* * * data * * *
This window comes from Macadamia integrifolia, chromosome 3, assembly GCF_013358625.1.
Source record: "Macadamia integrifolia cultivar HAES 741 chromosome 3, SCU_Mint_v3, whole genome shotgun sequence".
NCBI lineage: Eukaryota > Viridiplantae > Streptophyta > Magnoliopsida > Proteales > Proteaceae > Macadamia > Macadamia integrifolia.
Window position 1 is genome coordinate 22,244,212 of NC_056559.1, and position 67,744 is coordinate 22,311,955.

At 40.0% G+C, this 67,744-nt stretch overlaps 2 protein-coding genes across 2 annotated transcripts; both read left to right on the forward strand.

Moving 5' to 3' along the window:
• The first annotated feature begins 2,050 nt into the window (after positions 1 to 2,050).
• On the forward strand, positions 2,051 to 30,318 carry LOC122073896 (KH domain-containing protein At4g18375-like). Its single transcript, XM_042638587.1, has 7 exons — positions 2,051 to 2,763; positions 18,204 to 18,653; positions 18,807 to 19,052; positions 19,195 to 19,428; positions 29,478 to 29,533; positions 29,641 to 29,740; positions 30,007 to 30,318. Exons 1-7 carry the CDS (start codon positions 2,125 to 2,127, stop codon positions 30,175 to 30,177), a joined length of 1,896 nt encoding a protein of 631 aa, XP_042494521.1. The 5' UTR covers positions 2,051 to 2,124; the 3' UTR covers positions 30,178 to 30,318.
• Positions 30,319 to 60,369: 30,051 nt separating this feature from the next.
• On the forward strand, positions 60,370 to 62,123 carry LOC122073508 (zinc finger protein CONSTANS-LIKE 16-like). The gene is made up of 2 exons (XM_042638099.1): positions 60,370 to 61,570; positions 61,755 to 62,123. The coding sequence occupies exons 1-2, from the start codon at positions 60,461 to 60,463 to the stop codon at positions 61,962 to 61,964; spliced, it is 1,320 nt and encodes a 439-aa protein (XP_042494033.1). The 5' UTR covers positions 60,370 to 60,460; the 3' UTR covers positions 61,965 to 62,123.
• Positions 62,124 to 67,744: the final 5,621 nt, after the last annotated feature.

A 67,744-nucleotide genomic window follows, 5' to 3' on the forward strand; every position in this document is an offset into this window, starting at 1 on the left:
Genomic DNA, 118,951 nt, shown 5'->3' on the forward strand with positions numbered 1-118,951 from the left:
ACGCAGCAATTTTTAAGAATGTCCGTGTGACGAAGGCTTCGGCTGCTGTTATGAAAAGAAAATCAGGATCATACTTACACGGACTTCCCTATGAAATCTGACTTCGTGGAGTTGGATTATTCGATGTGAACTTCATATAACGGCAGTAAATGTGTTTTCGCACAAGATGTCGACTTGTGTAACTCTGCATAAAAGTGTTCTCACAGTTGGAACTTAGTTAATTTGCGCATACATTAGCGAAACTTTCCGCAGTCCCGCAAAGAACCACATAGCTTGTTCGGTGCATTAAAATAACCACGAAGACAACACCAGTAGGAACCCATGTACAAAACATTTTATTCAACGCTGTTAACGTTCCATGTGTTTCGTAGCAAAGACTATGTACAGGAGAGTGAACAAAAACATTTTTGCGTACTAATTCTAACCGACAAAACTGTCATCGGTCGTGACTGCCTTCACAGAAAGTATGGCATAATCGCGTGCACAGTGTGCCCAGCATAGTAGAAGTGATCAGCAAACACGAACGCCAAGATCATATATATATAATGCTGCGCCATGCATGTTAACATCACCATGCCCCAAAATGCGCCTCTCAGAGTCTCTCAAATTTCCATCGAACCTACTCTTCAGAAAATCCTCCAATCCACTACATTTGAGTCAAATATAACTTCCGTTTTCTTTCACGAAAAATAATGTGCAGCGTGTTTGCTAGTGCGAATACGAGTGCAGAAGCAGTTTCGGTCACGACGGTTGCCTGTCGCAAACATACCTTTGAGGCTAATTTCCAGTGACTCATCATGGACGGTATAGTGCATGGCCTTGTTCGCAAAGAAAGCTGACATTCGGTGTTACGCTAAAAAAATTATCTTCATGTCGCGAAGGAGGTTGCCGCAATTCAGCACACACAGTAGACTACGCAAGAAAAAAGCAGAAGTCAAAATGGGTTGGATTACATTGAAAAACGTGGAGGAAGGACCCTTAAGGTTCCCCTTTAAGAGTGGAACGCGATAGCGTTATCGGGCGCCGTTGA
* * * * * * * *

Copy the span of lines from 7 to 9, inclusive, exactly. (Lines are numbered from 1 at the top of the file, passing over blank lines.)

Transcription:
• The first annotated feature begins 2,050 nt into the window (after positions 1 to 2,050).
• On the forward strand, positions 2,051 to 30,318 carry LOC122073896 (KH domain-containing protein At4g18375-like). Its single transcript, XM_042638587.1, has 7 exons — positions 2,051 to 2,763; positions 18,204 to 18,653; positions 18,807 to 19,052; positions 19,195 to 19,428; positions 29,478 to 29,533; positions 29,641 to 29,740; positions 30,007 to 30,318. Exons 1-7 carry the CDS (start codon positions 2,125 to 2,127, stop codon positions 30,175 to 30,177), a joined length of 1,896 nt encoding a protein of 631 aa, XP_042494521.1. The 5' UTR covers positions 2,051 to 2,124; the 3' UTR covers positions 30,178 to 30,318.
• Positions 30,319 to 60,369: 30,051 nt separating this feature from the next.